Published: Jul 17, 2012 07:00 PM
Modified: Jul 11, 2012 02:28 PM
This summer, the Nasher Museum of Art at Duke University presents new art installations, gallery talks, make-and-take craft sessions and a free Thursday night series that features guest chefs, live music, “Art Scrabble” and foodie films.
“Our summer programs offer inspiration for everyone, and we are pleased to present works by some of the best known and most accomplished modern and contemporary artists of our time,” said Kimerly Rorschach, Mary D.B.T. and James H. Semans Director of the Nasher Museum. “All of our programs and exhibitions encourage visitors to make personal connections with art.”
The museum will devote one gallery to a walk-in installation by Olafur Eliasson, known for his large-scale sculptures that entice visitors to interact and react. “The Uncertain Museum,” opening July 19, is a circular, translucent room that invites visitors to step inside and cast patterns of projected light and shadows from hanging, mirrored discs. Outside the installation, visitors can watch silhouettes of people moving about inside.
“The Uncertain Museum” will be complemented by a program co-sponsored by the American Dance Festival on July 26, starting at 6:45 p.m. New York dancer and choreographer Gwen Welliver, an ADF faculty member, and her composition lab students will present three informal showings of work inspired by the installation.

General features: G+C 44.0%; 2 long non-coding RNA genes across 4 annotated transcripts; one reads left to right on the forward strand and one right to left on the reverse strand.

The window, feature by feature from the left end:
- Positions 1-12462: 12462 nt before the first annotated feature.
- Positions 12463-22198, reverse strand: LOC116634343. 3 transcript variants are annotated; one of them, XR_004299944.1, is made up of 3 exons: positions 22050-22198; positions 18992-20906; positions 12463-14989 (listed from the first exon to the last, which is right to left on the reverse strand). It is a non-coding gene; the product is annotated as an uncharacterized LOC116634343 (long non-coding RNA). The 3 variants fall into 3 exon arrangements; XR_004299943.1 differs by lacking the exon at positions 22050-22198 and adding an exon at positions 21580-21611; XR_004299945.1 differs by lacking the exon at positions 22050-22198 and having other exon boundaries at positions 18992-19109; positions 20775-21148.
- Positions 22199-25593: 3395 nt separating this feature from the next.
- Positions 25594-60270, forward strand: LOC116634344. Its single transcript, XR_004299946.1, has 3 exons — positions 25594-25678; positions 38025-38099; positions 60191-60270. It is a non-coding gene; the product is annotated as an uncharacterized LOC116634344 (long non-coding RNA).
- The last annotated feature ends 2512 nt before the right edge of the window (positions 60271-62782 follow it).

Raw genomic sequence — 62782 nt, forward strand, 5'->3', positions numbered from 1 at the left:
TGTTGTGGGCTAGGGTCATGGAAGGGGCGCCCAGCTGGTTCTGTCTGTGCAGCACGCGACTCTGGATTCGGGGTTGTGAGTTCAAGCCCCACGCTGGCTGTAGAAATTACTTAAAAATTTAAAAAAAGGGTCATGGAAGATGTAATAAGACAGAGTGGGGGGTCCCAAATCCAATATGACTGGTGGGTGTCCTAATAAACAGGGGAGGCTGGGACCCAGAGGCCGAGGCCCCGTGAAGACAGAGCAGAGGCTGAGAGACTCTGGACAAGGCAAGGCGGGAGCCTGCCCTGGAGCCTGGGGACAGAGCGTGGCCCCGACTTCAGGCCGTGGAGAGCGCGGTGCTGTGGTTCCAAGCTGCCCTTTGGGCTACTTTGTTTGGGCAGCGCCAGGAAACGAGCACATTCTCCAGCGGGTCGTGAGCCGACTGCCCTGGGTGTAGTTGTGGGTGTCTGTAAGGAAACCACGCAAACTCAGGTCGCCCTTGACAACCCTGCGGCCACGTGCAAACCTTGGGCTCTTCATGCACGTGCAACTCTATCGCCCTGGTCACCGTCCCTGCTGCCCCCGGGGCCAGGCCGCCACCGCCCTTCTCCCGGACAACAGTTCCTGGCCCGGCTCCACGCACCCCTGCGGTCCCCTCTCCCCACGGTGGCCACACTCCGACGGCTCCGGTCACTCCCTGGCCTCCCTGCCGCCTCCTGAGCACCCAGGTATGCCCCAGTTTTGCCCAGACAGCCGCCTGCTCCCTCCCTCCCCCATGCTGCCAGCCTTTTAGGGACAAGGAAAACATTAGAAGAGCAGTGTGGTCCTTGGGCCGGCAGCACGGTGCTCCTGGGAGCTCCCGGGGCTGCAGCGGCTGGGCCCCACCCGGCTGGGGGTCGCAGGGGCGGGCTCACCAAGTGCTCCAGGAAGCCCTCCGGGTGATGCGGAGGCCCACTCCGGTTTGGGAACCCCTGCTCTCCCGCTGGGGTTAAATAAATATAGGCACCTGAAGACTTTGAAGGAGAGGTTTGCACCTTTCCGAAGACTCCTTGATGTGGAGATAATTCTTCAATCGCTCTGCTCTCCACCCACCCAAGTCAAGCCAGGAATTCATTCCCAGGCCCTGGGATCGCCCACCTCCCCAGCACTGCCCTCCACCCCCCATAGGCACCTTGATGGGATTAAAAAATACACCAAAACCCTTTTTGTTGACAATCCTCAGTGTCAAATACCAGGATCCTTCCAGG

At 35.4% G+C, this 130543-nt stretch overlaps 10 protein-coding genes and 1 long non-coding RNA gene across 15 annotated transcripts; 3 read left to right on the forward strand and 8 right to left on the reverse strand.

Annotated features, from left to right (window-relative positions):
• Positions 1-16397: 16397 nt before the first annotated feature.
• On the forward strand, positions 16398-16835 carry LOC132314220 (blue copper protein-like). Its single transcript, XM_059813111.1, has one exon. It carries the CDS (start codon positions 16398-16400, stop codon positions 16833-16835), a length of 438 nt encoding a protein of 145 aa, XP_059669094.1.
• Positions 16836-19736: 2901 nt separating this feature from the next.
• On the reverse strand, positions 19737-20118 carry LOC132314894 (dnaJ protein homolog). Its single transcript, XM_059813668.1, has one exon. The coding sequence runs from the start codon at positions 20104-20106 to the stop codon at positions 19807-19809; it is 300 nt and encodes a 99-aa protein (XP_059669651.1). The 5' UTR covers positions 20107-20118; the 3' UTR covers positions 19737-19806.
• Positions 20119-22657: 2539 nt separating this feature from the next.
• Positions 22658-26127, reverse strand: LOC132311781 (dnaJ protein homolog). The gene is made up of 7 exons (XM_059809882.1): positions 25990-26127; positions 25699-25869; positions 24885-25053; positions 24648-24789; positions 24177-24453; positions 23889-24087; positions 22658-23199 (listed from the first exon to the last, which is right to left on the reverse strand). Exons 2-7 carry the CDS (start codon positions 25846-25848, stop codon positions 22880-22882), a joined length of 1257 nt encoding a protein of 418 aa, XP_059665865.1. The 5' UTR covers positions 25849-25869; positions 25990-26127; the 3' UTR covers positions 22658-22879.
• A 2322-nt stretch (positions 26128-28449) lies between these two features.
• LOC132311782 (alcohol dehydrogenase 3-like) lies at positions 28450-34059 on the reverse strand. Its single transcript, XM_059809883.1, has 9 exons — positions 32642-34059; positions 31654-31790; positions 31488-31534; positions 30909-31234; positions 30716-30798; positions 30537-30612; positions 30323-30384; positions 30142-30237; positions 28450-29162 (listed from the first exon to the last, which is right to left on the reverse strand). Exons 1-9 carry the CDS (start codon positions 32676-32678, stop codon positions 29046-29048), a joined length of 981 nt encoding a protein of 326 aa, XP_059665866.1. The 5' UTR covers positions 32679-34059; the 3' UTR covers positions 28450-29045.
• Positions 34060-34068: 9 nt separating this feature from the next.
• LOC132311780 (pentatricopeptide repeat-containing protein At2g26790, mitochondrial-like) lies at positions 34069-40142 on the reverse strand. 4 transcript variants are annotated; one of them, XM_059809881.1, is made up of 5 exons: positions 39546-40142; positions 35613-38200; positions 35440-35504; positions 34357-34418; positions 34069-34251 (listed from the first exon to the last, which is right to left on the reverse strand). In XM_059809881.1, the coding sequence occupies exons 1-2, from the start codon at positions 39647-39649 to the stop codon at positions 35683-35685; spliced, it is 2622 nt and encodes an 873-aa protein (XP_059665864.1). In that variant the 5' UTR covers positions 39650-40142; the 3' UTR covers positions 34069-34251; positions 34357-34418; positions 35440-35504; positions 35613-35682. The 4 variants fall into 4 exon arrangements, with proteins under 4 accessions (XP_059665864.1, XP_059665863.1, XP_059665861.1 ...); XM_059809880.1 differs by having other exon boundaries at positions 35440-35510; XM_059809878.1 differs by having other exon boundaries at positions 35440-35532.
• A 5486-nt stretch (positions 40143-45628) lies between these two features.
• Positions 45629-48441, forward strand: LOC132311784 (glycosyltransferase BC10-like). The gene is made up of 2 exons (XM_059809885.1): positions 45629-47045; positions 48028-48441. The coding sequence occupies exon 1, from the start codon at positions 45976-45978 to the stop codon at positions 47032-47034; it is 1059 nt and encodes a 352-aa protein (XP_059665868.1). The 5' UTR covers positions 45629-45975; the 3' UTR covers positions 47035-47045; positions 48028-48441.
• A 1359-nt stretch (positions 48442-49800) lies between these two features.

With “Romare Bearden: 20th Century American Master,” the museum celebrates the 100th anniversary of the American artist’s birth with works of art from the permanent collection and private loans. The exhibition juxtaposes Bearden’s work with artists of his generation, revealing how they influenced one another. It is on view through Aug. 26.
“Mark Bradford” presents four works by the artist, a rising star in the contemporary art world known for making large-scale collages and installations from signage and salvaged materials, often taken from the streets of South Central Los Angeles where he lives. The exhibition is on view Aug. 11 through Jan. 9, 2013.
The series “Summer Days, Nasher Nights” takes place every Thursday night with rotating events: Art Scrabble in the museum café, live music, food-themed free films and guest chefs from area restaurants.
Three important modern sculptures will arrive in late July in the Nasher Museum’s Great Hall, on loan from the Nasher Sculpture Center in Dallas. A 1974 work by John Chamberlain (1927-2011) is a prime example of his use of twisted, welded and compressed scrap metal from cars. A bronze sculpture by Henri Laurens (1885-1954), one of the original members of the French Cubist group, was likely inspired by the reclining figures of his friend Henri Matisse. And a work by Welsh sculptor Richard Deacon (born 1949), “Like a Bird,” made in 1984, is a large, dynamic sculpture of soaring, interlocking curves made of thin, laminated wood.
For more information, go to nasher.duke.edu
All rights reserved. This copyrighted material may not be published, broadcast or redistributed in any manner.